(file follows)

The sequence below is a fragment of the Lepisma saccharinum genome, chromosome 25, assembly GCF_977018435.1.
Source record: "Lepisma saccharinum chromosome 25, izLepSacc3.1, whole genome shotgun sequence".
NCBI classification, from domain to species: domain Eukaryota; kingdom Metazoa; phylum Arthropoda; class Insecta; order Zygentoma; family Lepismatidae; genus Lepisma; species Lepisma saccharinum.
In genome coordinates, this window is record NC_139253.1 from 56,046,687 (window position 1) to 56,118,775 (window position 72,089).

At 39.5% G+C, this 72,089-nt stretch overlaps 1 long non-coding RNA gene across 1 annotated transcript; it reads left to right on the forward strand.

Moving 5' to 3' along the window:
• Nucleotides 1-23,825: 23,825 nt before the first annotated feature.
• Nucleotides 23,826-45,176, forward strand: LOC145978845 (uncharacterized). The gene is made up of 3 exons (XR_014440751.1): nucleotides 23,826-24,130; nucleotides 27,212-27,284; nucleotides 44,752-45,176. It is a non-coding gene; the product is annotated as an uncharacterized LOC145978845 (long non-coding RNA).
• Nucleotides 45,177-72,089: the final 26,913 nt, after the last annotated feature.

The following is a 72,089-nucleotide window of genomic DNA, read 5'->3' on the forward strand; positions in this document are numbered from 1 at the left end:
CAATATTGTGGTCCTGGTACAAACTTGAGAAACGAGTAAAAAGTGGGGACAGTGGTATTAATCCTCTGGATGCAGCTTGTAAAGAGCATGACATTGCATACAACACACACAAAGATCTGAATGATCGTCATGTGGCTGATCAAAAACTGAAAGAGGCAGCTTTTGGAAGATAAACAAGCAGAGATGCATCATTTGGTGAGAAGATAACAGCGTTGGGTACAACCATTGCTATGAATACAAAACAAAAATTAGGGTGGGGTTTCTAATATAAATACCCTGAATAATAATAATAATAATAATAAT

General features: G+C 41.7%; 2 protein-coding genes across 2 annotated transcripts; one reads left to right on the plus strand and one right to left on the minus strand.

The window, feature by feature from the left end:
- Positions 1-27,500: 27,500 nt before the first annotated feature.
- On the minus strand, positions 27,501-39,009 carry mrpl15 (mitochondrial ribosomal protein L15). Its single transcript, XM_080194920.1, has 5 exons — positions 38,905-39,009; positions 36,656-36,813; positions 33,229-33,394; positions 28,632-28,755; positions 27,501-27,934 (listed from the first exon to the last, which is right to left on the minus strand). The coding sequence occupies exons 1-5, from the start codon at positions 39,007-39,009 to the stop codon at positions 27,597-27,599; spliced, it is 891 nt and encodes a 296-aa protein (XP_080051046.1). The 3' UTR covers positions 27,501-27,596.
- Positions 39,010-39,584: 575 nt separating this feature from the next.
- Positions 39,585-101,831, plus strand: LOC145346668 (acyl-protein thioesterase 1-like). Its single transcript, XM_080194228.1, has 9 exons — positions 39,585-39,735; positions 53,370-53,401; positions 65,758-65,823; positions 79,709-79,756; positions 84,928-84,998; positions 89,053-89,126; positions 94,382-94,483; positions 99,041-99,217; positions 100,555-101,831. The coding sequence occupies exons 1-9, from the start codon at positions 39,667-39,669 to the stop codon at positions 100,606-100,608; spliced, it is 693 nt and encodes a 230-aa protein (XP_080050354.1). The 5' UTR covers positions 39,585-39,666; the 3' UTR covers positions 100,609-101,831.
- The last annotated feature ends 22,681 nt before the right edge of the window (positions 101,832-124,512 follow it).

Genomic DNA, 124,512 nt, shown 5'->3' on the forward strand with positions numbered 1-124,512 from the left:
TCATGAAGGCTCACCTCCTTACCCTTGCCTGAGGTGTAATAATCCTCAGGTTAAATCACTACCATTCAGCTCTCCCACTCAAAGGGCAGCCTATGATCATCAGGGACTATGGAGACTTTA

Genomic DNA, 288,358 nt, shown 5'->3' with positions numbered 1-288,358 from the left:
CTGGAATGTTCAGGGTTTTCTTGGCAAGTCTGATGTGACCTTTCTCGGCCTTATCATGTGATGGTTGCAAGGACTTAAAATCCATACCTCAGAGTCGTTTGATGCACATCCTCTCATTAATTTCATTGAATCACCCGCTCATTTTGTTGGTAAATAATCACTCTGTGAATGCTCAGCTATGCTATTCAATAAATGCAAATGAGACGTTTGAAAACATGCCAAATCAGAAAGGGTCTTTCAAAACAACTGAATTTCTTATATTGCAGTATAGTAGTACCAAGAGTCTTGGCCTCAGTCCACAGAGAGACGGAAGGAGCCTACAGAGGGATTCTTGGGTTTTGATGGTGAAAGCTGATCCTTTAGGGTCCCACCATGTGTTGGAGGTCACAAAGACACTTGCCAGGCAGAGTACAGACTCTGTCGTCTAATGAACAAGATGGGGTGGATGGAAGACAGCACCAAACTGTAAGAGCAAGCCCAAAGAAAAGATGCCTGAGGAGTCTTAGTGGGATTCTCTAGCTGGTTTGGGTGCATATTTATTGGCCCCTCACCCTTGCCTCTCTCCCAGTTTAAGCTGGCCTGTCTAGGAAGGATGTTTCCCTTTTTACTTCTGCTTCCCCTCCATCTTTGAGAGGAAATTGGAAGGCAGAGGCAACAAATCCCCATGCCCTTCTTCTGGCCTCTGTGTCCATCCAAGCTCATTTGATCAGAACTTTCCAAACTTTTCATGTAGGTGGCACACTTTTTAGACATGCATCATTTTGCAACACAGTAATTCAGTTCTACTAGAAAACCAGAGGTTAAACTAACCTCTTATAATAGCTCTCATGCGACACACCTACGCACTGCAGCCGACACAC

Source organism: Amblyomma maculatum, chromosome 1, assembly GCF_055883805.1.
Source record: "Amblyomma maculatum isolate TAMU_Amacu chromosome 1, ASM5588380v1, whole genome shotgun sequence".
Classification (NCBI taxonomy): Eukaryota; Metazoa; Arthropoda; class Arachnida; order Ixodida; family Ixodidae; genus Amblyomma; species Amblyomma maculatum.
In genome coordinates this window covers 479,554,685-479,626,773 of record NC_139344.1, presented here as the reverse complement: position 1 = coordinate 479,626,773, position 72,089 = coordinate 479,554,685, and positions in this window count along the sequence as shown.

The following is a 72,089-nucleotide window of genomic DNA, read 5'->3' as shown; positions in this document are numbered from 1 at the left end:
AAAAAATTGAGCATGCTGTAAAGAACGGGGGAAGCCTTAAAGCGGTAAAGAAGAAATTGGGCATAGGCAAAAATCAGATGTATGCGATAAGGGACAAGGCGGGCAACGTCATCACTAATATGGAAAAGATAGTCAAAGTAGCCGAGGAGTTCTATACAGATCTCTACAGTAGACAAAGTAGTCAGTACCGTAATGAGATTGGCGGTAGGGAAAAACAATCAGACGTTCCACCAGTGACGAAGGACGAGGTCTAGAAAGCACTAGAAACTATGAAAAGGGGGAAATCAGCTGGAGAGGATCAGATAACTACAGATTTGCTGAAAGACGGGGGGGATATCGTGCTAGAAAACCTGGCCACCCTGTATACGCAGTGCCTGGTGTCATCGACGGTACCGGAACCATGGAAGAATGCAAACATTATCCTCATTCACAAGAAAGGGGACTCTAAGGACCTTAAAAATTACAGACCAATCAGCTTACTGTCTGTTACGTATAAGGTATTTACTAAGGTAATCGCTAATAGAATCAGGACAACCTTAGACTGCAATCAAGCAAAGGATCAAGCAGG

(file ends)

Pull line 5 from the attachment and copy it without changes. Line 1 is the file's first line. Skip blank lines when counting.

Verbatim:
At 39.5% G+C, this 72,089-nt stretch overlaps 1 long non-coding RNA gene across 1 annotated transcript; it reads left to right on the forward strand.